A few days ago I ran across a picture that’s so close to how I visualize one of my characters that I’m almost giddy! Take a look at the beautiful portrait at the left. It portrays Jean-Baptiste Donatien de Vimeur, comte de Rochambeau, who was commander-in-chief of the French Expeditionary Force that embarked from France in 1780 to fight with the American Continental Army against British forces.
Carleton’s maternal uncle, le comte de Caledonne, a French admiral who’s very influential in the court of Louis XVI, is mentioned a number of times in Crucible of War. He’ll finally make an appearance in Valley of the Shadow and will have a bigger role in book 6, Refiner’s Fire. So I was delighted to find this portrait of Rochambeau because he’s almost a twin to Caledonne! The portrait was not only very helpful when I wrote Caledonne’s description, but I also referred to it often as I wrote his scenes. It gave me a better feel for the character.
I’ve collected a number of portraits that are reasonable facsimiles for some of my characters. One of these days when I’m between projects, I intend to add pages to the series website where I can post pictures of both fictional and real characters who appear in the series. This will definitely be one of them.
By the time I finished writing Crucible of War, I’d been pondering over and scribbling down notes for Valley of the Shadow for some time. Although I had a number of ideas about what was going to happen following Carleton’s attack on British-held New York Harbor, I was really afraid that it would all be an anti-climax and that the middle would sag. Readers tend to check out of a story when that happens, and, since this is a series, if they do, they won’t read the next volume either. Or the next.
That brought up another issue. I’m now past the middle of this series (at least I hope so!). And there’s also a danger of the middle of the series itself sagging, especially with one this long. My goal is to keep the full sweep of the story so enthralling, the characters so believable, and their fate so gripping that readers keep coming back for the next installment until everything’s finally resolved in the end. That’s a big challenge when you’re talking about 7, maybe 8, volumes—or even more, which some authors have accomplished.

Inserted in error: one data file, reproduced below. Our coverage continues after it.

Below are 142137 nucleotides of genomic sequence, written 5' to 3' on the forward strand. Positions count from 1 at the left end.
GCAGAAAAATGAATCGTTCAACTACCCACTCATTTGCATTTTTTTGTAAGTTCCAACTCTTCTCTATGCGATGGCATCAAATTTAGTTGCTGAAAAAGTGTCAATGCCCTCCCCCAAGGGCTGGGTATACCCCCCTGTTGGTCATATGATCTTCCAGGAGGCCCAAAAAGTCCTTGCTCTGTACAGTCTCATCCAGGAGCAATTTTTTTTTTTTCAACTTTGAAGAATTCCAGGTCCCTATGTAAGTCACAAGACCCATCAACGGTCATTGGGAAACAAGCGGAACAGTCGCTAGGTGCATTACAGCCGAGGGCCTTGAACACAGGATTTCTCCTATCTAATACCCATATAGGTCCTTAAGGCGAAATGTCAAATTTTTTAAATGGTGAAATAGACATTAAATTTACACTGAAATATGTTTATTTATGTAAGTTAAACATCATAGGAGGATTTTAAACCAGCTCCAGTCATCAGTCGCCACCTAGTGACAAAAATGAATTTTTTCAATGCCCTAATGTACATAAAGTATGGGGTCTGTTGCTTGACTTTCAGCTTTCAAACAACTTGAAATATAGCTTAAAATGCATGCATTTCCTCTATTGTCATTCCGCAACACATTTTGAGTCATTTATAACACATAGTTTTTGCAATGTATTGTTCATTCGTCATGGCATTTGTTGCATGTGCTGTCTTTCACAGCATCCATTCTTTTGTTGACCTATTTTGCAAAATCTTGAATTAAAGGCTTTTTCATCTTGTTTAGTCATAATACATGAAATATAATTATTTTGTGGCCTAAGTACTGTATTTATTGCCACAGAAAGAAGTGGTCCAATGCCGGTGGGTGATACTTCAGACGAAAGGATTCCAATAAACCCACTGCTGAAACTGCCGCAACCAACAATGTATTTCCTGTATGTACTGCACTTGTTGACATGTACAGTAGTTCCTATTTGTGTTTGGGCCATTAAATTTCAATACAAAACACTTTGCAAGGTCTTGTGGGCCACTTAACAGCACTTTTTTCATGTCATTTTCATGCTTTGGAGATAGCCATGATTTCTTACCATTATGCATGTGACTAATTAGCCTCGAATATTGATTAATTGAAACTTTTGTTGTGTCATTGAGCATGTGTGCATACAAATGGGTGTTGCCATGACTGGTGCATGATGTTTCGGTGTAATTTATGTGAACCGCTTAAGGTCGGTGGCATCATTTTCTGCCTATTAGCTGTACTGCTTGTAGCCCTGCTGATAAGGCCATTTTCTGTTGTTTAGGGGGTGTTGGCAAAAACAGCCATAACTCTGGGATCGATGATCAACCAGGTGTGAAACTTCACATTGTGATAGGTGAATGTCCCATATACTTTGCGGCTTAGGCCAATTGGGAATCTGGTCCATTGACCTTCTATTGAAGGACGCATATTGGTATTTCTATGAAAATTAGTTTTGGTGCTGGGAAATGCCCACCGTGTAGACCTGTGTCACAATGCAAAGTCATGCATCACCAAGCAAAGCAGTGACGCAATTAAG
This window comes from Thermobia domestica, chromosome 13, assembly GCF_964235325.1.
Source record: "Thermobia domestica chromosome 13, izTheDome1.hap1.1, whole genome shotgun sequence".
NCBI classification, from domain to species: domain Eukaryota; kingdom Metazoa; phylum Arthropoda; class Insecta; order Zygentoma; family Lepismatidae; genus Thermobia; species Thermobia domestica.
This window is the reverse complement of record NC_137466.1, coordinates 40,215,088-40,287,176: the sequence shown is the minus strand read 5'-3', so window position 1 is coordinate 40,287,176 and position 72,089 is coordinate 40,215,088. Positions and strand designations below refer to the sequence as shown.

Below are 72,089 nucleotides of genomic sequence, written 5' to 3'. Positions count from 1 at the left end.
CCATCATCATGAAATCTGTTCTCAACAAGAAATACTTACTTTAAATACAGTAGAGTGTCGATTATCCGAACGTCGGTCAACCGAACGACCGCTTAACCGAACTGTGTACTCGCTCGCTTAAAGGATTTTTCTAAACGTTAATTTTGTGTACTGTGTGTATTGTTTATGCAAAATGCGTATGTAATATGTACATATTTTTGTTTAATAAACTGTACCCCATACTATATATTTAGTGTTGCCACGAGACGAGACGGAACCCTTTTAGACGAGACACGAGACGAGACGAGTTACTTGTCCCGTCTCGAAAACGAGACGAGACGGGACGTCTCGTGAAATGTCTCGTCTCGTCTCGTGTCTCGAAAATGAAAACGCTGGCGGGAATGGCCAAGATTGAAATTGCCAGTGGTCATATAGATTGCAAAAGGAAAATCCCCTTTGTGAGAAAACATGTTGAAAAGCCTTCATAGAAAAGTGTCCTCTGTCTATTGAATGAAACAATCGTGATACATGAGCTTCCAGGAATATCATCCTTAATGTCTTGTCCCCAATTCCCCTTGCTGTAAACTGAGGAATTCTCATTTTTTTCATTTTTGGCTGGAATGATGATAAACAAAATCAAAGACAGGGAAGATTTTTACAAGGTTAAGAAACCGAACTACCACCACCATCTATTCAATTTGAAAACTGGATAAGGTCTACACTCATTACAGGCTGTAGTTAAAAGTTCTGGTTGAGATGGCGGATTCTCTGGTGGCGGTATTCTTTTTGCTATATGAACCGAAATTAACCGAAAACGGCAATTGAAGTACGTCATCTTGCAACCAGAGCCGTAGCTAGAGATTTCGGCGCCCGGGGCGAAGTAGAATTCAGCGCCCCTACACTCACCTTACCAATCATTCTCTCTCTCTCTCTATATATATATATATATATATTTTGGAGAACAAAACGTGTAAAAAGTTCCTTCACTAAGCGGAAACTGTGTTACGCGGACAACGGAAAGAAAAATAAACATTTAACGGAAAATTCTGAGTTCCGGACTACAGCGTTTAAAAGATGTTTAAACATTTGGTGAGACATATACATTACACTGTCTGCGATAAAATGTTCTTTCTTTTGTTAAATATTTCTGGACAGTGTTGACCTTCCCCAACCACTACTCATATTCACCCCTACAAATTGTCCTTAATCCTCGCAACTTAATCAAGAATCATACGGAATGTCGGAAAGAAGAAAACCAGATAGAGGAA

So how am I doing so far? That’s for readers to decide, of course. But as far as Valley is concerned, they’re definitely not going to encounter a sagging middle. Once I dug deeply into the historical context, I discovered more than enough material to keep things moving along at a nail-biting pace as far as the factual side of the story is concerned. And my characters are certainly doing their part to keep things cooking on the fictional side too.
On a personal level, I really hate conflict. I’ll go to great lengths to avoid it unless I’m backed into a corner. But with my characters—well, I LOVE it when they argue! There’s just something about a good, cathartic dog and cat fight that makes me laugh. And I’ve been doing a whole lot of that the past few weeks as a couple of major confrontations that have been simmering in the background suddenly came to a full boil. It’s so much fun to write zingers, and, boy, in the middle of this story, everybody is giving everybody else the back of their tongue.
Except for Elizabeth and Jonathan, that is. In the midst of all the chaos, the lovebirds are still doing their thing—or at least trying to.
You do know that reality is going to impinge at some point, of course. But I’m not giving away any spoilers. You’ll have to read the book to find out about that, and if I don’t get busy, I’m not going to make the pub deadline. But in the meantime, be sure to check back here from time to time for updates on how the various altercations are going!